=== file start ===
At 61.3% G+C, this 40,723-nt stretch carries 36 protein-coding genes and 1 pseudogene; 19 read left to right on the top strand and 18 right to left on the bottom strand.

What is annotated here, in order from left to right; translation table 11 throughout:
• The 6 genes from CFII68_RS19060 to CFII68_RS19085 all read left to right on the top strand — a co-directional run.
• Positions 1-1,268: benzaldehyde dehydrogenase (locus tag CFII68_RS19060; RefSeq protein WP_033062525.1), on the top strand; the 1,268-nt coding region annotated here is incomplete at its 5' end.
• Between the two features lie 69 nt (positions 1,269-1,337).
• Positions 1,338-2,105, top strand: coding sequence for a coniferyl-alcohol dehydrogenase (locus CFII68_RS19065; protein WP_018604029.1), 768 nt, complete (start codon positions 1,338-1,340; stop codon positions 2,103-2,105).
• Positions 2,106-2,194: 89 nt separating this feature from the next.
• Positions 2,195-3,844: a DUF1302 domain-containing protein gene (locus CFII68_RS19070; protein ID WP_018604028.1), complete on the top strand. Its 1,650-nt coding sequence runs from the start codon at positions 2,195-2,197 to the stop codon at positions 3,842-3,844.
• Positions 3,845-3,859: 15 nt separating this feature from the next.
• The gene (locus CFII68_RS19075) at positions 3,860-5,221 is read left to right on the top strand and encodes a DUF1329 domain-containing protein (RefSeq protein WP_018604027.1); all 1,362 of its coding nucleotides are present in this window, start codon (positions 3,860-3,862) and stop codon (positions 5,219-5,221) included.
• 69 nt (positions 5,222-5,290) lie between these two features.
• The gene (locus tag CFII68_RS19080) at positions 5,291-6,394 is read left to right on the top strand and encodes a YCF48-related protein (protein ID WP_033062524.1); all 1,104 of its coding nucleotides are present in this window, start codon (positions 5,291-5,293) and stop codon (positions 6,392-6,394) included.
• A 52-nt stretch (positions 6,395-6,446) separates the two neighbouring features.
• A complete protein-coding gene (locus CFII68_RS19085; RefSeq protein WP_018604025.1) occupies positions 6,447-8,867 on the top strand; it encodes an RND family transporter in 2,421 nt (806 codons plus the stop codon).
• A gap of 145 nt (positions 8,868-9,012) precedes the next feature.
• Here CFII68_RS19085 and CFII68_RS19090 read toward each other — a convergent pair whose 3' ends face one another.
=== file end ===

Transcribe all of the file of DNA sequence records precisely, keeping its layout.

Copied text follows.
At 61.3% G+C, this 40,723-nt stretch carries 36 protein-coding genes and 1 pseudogene; 19 read left to right on the top strand and 18 right to left on the bottom strand.

What is annotated here, in order from left to right; translation table 11 throughout:
• The 6 genes from CFII68_RS19060 to CFII68_RS19085 all read left to right on the top strand — a co-directional run.
• Positions 1-1,268: benzaldehyde dehydrogenase (locus tag CFII68_RS19060; RefSeq protein WP_033062525.1), on the top strand; the 1,268-nt coding region annotated here is incomplete at its 5' end.
• Between the two features lie 69 nt (positions 1,269-1,337).
• Positions 1,338-2,105, top strand: coding sequence for a coniferyl-alcohol dehydrogenase (locus CFII68_RS19065; protein WP_018604029.1), 768 nt, complete (start codon positions 1,338-1,340; stop codon positions 2,103-2,105).
• Positions 2,106-2,194: 89 nt separating this feature from the next.
• Positions 2,195-3,844: a DUF1302 domain-containing protein gene (locus CFII68_RS19070; protein ID WP_018604028.1), complete on the top strand. Its 1,650-nt coding sequence runs from the start codon at positions 2,195-2,197 to the stop codon at positions 3,842-3,844.
• Positions 3,845-3,859: 15 nt separating this feature from the next.
• The gene (locus CFII68_RS19075) at positions 3,860-5,221 is read left to right on the top strand and encodes a DUF1329 domain-containing protein (RefSeq protein WP_018604027.1); all 1,362 of its coding nucleotides are present in this window, start codon (positions 3,860-3,862) and stop codon (positions 5,219-5,221) included.
• 69 nt (positions 5,222-5,290) lie between these two features.
• The gene (locus tag CFII68_RS19080) at positions 5,291-6,394 is read left to right on the top strand and encodes a YCF48-related protein (protein ID WP_033062524.1); all 1,104 of its coding nucleotides are present in this window, start codon (positions 5,291-5,293) and stop codon (positions 6,392-6,394) included.
• A 52-nt stretch (positions 6,395-6,446) separates the two neighbouring features.
• A complete protein-coding gene (locus CFII68_RS19085; RefSeq protein WP_018604025.1) occupies positions 6,447-8,867 on the top strand; it encodes an RND family transporter in 2,421 nt (806 codons plus the stop codon).
• A gap of 145 nt (positions 8,868-9,012) precedes the next feature.
• Here CFII68_RS19085 and CFII68_RS19090 read toward each other — a convergent pair whose 3' ends face one another.